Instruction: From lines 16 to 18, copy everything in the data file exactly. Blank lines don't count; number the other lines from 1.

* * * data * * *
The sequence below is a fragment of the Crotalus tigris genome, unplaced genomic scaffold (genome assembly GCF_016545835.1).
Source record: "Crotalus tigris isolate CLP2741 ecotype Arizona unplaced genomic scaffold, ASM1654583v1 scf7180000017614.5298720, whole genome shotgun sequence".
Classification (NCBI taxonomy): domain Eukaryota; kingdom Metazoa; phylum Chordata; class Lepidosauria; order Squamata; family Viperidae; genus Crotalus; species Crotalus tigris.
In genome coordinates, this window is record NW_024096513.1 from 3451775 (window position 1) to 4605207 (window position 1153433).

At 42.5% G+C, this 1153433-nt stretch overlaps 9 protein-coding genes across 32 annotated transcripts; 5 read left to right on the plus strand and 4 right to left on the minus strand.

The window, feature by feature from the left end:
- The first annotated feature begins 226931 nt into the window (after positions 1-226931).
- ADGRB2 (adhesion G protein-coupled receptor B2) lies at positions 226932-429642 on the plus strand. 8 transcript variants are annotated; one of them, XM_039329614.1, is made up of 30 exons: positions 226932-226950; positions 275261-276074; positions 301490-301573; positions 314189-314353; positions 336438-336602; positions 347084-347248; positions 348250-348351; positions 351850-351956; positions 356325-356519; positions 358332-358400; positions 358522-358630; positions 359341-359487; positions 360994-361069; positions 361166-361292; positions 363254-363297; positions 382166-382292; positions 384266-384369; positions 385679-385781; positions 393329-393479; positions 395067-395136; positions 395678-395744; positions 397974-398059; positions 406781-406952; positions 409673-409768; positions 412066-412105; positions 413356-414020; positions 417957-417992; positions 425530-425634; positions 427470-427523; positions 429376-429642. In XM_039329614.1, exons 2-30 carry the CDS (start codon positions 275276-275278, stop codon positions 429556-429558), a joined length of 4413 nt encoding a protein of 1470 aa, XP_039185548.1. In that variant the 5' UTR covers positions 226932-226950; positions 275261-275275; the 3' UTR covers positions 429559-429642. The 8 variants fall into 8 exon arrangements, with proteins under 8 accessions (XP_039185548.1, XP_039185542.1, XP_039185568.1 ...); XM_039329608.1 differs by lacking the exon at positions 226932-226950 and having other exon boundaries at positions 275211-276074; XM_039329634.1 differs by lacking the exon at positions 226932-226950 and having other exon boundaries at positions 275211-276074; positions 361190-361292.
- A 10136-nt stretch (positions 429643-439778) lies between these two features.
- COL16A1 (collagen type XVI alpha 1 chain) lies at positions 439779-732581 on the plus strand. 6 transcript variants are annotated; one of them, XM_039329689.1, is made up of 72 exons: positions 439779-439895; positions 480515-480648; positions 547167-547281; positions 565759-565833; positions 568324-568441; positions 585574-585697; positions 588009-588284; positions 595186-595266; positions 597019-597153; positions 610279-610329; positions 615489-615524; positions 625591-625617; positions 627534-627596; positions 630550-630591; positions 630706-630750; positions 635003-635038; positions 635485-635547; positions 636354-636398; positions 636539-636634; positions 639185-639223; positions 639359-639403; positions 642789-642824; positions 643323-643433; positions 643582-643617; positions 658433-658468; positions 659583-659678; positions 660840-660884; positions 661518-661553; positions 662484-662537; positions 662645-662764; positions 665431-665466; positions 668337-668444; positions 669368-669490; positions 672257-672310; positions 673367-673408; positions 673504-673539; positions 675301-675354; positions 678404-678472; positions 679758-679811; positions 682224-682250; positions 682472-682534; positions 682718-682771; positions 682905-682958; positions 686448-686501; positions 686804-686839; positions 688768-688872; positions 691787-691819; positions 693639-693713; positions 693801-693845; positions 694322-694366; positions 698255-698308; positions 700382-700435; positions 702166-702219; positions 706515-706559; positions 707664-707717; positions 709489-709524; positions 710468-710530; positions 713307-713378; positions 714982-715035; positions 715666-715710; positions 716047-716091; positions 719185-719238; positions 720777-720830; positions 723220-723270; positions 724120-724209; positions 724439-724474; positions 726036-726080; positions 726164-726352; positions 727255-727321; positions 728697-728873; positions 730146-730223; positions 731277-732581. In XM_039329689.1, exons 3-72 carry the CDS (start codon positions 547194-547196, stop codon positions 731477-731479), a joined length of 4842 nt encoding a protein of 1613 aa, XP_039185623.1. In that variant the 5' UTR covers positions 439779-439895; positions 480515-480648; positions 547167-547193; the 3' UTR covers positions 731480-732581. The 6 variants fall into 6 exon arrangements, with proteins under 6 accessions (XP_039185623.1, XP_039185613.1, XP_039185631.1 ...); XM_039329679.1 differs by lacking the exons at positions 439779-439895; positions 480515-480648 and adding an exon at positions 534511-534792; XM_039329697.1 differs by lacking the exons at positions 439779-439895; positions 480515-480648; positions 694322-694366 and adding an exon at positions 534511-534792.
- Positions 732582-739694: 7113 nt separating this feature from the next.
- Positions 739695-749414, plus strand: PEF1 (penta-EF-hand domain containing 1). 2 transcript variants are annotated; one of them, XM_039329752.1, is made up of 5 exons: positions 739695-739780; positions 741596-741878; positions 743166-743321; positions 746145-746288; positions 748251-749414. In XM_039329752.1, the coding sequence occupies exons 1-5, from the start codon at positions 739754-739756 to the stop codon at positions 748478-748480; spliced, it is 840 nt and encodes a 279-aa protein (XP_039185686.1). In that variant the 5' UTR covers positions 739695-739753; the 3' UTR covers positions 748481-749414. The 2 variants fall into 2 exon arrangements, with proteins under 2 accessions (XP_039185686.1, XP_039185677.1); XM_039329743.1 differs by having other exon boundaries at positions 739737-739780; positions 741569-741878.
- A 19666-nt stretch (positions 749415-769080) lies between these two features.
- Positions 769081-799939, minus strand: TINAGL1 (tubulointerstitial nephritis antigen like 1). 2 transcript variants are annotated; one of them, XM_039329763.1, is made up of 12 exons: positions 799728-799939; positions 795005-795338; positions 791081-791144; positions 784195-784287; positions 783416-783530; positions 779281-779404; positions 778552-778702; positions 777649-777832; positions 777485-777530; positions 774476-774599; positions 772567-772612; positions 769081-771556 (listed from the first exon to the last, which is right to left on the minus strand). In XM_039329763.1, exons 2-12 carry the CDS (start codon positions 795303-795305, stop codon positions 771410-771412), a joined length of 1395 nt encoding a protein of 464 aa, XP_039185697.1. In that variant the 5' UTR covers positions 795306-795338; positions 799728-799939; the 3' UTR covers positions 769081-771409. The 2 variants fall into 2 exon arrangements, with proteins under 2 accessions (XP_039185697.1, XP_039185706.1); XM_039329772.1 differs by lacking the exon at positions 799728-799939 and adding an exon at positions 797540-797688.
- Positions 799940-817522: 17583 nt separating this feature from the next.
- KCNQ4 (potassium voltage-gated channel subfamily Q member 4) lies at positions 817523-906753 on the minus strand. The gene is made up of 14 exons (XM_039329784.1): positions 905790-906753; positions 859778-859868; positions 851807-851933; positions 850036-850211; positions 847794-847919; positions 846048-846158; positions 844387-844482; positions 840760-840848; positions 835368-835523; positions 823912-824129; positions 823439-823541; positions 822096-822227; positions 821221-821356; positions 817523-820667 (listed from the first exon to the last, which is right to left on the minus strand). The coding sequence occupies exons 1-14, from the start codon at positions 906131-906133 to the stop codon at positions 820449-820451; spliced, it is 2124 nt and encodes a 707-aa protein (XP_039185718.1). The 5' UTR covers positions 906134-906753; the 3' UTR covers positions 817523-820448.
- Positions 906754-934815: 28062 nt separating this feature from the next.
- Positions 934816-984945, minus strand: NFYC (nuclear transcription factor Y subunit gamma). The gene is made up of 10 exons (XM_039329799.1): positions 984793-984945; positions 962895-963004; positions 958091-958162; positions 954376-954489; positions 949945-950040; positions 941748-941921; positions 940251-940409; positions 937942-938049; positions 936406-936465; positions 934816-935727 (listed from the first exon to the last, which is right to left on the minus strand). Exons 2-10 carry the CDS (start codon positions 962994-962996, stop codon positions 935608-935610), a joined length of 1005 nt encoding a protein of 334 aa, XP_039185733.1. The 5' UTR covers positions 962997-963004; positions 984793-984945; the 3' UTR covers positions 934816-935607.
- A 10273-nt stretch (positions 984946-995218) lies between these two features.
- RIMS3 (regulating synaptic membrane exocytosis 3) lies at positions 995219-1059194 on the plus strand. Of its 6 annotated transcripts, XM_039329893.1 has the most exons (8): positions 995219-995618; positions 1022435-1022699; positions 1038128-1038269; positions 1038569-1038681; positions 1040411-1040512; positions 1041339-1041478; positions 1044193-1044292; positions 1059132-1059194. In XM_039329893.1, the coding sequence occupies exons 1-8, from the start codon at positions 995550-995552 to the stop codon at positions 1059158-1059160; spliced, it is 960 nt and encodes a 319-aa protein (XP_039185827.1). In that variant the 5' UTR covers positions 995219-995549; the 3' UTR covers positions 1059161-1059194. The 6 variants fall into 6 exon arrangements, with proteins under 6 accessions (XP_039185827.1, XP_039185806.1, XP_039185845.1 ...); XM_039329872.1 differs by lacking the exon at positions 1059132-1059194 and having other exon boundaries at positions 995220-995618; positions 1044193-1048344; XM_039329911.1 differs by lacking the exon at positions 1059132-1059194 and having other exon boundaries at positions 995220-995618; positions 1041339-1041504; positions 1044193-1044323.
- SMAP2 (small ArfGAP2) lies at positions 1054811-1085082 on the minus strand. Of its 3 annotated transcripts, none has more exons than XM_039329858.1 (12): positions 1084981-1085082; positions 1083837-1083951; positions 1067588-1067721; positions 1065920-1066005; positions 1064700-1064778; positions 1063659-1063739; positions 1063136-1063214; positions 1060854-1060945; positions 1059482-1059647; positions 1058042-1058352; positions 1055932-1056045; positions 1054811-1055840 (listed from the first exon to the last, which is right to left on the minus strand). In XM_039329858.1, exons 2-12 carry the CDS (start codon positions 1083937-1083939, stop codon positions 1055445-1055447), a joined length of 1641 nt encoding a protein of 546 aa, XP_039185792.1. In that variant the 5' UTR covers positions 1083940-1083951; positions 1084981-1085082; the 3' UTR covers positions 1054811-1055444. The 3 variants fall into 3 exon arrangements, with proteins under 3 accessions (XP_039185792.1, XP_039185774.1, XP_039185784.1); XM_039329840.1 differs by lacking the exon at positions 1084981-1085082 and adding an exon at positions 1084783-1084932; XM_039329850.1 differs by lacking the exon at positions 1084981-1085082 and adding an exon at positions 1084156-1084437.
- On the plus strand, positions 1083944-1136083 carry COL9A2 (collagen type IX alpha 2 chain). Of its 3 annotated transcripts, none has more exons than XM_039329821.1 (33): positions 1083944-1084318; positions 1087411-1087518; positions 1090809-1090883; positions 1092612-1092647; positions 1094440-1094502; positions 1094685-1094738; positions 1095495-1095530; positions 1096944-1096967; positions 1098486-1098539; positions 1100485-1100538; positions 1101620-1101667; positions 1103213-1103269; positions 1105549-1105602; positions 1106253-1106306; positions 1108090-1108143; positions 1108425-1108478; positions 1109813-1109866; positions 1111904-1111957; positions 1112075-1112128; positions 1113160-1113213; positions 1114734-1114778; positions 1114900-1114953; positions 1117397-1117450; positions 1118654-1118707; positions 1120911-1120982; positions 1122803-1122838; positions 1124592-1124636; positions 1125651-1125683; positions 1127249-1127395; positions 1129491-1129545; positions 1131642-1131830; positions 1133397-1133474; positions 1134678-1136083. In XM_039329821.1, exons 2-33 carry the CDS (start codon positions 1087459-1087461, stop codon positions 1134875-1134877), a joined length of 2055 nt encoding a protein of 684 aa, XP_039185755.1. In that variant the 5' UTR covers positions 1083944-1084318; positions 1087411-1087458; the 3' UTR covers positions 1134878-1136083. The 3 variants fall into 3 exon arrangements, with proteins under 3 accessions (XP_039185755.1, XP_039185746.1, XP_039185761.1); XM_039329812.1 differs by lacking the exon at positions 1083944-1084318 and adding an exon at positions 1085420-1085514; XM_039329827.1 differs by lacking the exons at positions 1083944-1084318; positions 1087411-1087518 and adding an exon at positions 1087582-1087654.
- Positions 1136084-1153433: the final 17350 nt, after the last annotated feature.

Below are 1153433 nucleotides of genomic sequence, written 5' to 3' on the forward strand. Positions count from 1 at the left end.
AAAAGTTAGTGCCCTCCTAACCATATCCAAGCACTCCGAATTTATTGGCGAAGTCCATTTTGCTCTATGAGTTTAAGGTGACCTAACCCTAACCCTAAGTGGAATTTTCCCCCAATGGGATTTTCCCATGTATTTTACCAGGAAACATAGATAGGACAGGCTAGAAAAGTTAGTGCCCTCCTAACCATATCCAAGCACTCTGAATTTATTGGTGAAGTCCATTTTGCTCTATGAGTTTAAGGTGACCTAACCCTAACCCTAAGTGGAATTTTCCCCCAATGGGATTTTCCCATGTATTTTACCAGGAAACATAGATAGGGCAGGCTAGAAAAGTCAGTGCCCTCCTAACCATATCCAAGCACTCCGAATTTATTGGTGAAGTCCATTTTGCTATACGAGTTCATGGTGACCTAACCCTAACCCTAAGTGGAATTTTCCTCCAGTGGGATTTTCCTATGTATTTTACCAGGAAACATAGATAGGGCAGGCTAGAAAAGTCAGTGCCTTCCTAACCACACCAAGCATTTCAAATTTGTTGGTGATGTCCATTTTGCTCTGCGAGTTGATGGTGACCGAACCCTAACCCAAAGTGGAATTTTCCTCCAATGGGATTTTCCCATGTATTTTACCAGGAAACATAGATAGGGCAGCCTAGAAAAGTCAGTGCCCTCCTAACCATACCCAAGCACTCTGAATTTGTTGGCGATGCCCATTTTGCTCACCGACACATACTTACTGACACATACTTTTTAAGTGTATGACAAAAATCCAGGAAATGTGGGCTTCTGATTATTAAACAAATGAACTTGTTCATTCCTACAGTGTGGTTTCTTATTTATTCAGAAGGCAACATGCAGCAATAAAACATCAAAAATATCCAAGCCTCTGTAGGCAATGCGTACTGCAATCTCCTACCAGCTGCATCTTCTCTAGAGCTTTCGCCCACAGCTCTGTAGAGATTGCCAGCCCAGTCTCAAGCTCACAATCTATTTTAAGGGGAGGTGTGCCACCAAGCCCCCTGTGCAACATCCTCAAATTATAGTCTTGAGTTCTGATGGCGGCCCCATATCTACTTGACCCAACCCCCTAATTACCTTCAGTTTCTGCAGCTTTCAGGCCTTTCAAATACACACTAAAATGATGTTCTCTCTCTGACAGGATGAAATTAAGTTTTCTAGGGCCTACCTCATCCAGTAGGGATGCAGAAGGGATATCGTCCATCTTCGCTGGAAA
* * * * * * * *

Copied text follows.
- KCNQ4 (potassium voltage-gated channel subfamily Q member 4) lies at positions 817523-906753 on the minus strand. The gene is made up of 14 exons (XM_039329784.1): positions 905790-906753; positions 859778-859868; positions 851807-851933; positions 850036-850211; positions 847794-847919; positions 846048-846158; positions 844387-844482; positions 840760-840848; positions 835368-835523; positions 823912-824129; positions 823439-823541; positions 822096-822227; positions 821221-821356; positions 817523-820667 (listed from the first exon to the last, which is right to left on the minus strand). The coding sequence occupies exons 1-14, from the start codon at positions 906131-906133 to the stop codon at positions 820449-820451; spliced, it is 2124 nt and encodes a 707-aa protein (XP_039185718.1). The 5' UTR covers positions 906134-906753; the 3' UTR covers positions 817523-820448.
- Positions 906754-934815: 28062 nt separating this feature from the next.
- Positions 934816-984945, minus strand: NFYC (nuclear transcription factor Y subunit gamma). The gene is made up of 10 exons (XM_039329799.1): positions 984793-984945; positions 962895-963004; positions 958091-958162; positions 954376-954489; positions 949945-950040; positions 941748-941921; positions 940251-940409; positions 937942-938049; positions 936406-936465; positions 934816-935727 (listed from the first exon to the last, which is right to left on the minus strand). Exons 2-10 carry the CDS (start codon positions 962994-962996, stop codon positions 935608-935610), a joined length of 1005 nt encoding a protein of 334 aa, XP_039185733.1. The 5' UTR covers positions 962997-963004; positions 984793-984945; the 3' UTR covers positions 934816-935607.